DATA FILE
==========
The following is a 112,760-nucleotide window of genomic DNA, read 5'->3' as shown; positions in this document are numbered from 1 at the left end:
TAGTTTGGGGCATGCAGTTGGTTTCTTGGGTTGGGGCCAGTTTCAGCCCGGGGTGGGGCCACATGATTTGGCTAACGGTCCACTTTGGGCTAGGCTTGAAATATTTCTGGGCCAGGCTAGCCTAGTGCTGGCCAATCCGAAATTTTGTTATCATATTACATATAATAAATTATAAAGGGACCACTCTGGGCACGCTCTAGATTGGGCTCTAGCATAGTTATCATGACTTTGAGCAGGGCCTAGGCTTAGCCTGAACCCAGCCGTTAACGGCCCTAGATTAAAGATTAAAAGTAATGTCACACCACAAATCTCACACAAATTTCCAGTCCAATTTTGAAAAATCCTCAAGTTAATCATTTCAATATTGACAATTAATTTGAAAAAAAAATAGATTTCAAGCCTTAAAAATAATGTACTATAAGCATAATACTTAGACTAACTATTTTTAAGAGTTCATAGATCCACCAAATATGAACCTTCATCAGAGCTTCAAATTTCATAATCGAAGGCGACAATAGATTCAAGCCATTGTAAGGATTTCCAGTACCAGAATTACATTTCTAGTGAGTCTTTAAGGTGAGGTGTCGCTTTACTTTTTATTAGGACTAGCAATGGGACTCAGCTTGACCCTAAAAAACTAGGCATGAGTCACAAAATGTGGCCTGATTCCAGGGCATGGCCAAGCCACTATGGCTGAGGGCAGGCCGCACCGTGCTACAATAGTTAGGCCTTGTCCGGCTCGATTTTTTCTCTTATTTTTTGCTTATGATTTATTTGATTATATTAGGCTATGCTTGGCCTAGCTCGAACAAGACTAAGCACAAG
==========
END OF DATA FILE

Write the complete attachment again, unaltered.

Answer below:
The following is a 112,760-nucleotide window of genomic DNA, read 5'->3' as shown; positions in this document are numbered from 1 at the left end:
TAGTTTGGGGCATGCAGTTGGTTTCTTGGGTTGGGGCCAGTTTCAGCCCGGGGTGGGGCCACATGATTTGGCTAACGGTCCACTTTGGGCTAGGCTTGAAATATTTCTGGGCCAGGCTAGCCTAGTGCTGGCCAATCCGAAATTTTGTTATCATATTACATATAATAAATTATAAAGGGACCACTCTGGGCACGCTCTAGATTGGGCTCTAGCATAGTTATCATGACTTTGAGCAGGGCCTAGGCTTAGCCTGAACCCAGCCGTTAACGGCCCTAGATTAAAGATTAAAAGTAATGTCACACCACAAATCTCACACAAATTTCCAGTCCAATTTTGAAAAATCCTCAAGTTAATCATTTCAATATTGACAATTAATTTGAAAAAAAAATAGATTTCAAGCCTTAAAAATAATGTACTATAAGCATAATACTTAGACTAACTATTTTTAAGAGTTCATAGATCCACCAAATATGAACCTTCATCAGAGCTTCAAATTTCATAATCGAAGGCGACAATAGATTCAAGCCATTGTAAGGATTTCCAGTACCAGAATTACATTTCTAGTGAGTCTTTAAGGTGAGGTGTCGCTTTACTTTTTATTAGGACTAGCAATGGGACTCAGCTTGACCCTAAAAAACTAGGCATGAGTCACAAAATGTGGCCTGATTCCAGGGCATGGCCAAGCCACTATGGCTGAGGGCAGGCCGCACCGTGCTACAATAGTTAGGCCTTGTCCGGCTCGATTTTTTCTCTTATTTTTTGCTTATGATTTATTTGATTATATTAGGCTATGCTTGGCCTAGCTCGAACAAGACTAAGCACAAG